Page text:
Is the future robot or human? By Bill Hooper, Head of Curriculum

There’s good news from Deloitte’s latest report in the firm’s ‘Building the Lucky Country’ series – robots are not taking over!

The seventh edition in the series entitled, 'The path to prosperity: Why the future of work is human' makes a compelling case that, despite the threat that technology poses to some sections of the workforce, particularly those involving routine and repetitive tasks, the future of work will be human.

Robotics’ failing is that it is essentially limited to automation and augmentation of simple, manual tasks not creation; the latter being a skill that is intrinsically human. For now, sentient computers like the deranged Hal 9000, Terminators and Blade Runners will, thankfully, remain the stuff of science fiction.

Beyond the offer of solace to those anxious about the future of the workforce, the report also offers some timely food for thought for our Year 12’s currently submitting their preferences to QTAC and our Year 10’s who select their subjects for Senior this term. When thinking about the sustainability of a future career, students need to understand that it is the interpersonal and creative roles that will be hardest of all to mechanise.

Deloitte Access Economics partner, David Rumbans makes the point that, “jobs increasingly need us to use our hearts – the interpersonal and creative roles, with uniquely human skills like creativity, customer service, care for others, and collaboration that are the hardest to mechanise”.

He backs up this statement with some interesting statistics;
• 86% of the jobs created between now and 2030 will be knowledge-worker jobs
• By 2030, 25% of Australia’s workforce will be professionals. Most of these will be in business services, health, education or engineering.
• 66% of jobs will be soft-skill intensive by 2030.

Rumbans’ description of these skills as ‘soft’ is particularly comforting to me as I was promptly rebuked by ISQ’s Executive Officer for Curriculum and Assessment, Jenene Rosser, when I used the same adjective in an introduction to her keynote address to staff at Flinders a couple of years ago. In hindsight, Rosser’s not-too-subtle slap down was well-deserved as these ‘soft’ skills are indeed hard skills to develop in young people; as hard as teaching algebra or grammar. It’s also hard amidst the noise and potentially reductionist pressure of ATAR scores and NAPLAN results to find space within the curriculum to give these skills the prominence they deserve.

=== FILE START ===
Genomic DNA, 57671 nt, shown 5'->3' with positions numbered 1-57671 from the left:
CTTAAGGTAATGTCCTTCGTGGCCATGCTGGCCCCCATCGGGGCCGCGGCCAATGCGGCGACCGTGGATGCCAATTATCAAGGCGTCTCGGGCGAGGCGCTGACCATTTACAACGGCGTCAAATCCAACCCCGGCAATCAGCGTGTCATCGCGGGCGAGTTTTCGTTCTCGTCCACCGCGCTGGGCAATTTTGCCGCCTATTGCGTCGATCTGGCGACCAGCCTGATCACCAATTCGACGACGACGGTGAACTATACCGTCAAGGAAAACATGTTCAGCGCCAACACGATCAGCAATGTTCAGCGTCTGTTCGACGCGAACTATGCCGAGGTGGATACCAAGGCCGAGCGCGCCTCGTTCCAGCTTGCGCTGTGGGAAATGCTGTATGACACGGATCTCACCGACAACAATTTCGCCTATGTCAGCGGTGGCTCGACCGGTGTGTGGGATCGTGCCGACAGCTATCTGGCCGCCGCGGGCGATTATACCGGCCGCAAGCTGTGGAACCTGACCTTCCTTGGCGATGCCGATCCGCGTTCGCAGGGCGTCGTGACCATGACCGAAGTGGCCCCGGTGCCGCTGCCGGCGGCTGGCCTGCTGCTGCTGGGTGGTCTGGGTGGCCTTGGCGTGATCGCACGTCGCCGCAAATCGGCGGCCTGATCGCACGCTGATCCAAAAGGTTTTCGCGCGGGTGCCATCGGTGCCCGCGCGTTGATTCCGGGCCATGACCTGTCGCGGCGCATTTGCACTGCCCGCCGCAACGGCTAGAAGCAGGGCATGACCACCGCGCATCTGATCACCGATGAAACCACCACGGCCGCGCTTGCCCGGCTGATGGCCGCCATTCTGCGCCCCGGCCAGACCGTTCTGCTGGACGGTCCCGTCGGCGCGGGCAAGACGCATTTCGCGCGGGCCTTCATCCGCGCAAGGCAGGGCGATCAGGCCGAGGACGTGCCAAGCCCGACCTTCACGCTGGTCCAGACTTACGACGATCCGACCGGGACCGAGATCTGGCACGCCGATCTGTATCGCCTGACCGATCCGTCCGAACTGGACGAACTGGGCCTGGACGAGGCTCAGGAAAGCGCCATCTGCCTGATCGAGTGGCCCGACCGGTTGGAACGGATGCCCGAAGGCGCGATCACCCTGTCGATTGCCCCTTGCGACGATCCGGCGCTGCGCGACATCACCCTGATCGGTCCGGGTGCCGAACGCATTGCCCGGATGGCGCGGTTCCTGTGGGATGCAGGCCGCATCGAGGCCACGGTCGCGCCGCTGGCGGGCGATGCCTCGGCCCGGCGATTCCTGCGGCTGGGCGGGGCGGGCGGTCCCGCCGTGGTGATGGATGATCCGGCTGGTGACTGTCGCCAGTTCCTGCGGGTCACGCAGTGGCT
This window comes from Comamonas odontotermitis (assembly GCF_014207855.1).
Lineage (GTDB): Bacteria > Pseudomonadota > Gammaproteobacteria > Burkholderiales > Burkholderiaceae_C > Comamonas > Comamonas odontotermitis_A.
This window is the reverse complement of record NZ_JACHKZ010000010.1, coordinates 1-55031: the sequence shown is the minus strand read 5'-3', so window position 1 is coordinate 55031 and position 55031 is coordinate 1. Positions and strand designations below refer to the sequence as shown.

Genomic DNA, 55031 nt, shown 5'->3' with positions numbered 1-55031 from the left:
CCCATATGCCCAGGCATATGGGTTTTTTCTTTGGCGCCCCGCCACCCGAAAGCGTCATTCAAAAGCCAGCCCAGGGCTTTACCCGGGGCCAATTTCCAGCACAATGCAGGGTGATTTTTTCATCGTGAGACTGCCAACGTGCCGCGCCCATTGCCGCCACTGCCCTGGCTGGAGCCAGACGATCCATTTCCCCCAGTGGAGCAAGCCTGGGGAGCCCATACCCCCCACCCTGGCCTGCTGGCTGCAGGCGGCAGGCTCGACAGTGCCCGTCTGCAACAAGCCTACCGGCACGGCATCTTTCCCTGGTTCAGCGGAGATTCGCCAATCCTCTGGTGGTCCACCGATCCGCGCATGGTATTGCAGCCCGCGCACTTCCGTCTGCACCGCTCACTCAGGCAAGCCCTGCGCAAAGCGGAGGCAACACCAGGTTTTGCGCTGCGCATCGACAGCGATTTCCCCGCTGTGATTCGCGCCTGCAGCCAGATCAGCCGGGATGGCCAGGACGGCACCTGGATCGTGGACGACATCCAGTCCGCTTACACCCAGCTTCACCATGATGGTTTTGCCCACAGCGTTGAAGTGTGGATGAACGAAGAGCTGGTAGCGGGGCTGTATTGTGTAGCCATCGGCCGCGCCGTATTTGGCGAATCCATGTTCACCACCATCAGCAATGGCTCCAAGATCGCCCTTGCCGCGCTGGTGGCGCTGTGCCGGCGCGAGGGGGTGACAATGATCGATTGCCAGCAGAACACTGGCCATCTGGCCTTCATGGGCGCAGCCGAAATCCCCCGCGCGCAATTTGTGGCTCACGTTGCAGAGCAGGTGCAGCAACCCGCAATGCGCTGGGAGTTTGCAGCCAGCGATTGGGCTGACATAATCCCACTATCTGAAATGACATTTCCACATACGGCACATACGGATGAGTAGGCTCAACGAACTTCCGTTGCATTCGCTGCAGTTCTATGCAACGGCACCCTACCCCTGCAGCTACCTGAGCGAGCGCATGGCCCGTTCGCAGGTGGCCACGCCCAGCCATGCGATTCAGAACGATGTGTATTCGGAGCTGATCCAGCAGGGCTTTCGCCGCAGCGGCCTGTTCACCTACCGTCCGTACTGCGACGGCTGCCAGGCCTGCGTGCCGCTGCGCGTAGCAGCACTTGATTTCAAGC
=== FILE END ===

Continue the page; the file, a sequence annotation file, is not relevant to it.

In 2016, Flinders adopted Michael Fullan’s distilment of 21st century skills into six Cs; Critical Thinking, Creativity, Communication, Character, Citizenship and Collaboration as a focus for our P-12 curriculum. The chronological development of these skills was mapped on a continuum and then curriculum leaders and classroom teachers were encouraged to make sense of them in the context of their own subjects. We stressed the importance of context, that critical thinking rightly looks different in a maths class compared to a science class. It’s a point that British educationalist, Dylan Wiliam, makes clear, “the development of these 21st century skills requires strong disciplinary foundations, generated through significant amounts of enculturation in the domain”.

One subject area which has embraced the six Cs as the centrepiece of its curriculum and approach to teaching and learning is IDEAS (Innovation, Design, Engineering, Art and Science). Introduced at the start of the 2019 academic year, IDEAS is a compulsory multi-disciplinary course in which Year 7 and 8 students employ a human-centred design process to find solutions to real-world problems.

In one IDEAS project, students grapple with the issue of sustainability and micro-plastics in the environment by developing ‘nude food’ solutions for school lunches, including packaging made from a single, easily recycled material that does not exacerbate pollution. Students then develop an infographic with Virtual Reality capabilities to visually represent their solution.

Driven by ‘big-picture’ design questions like, ‘How might we help inspire global audiences to take action to reduce plastic waste?’ and ‘How can visual messaging and practical hands-on examples become empowering tools in reducing plastic waste?’, these projects demand that students collaborate and think critically. But the thing that sets IDEAS apart from traditional STEM approaches is the need for students to empathise.

IDEAS projects begin with students ‘walking in the shoes’ of a person or group who is directly impacted by the problem being solved. Students are encouraged to put aside their biases and beliefs to try to develop a heightened awareness of other people’s needs, wants and motivations. This can often involve interviewing or observing people to get a detailed sense of the specific impacts that the problem is having. Once this is achieved, students begin the process of ideation, definition, prototyping and testing.

IDEAS is not just about making things; it’s about providing opportunities for a student to participate as a citizen of a community and develop their character through the experience. It’s the perfect combination of academic rigour and personal development driven by values and, for our students, it captures the future-proofing shift that the Deloitte’s report is calling for: from heads…to hearts.

Bill Hooper | Head of Curriculum

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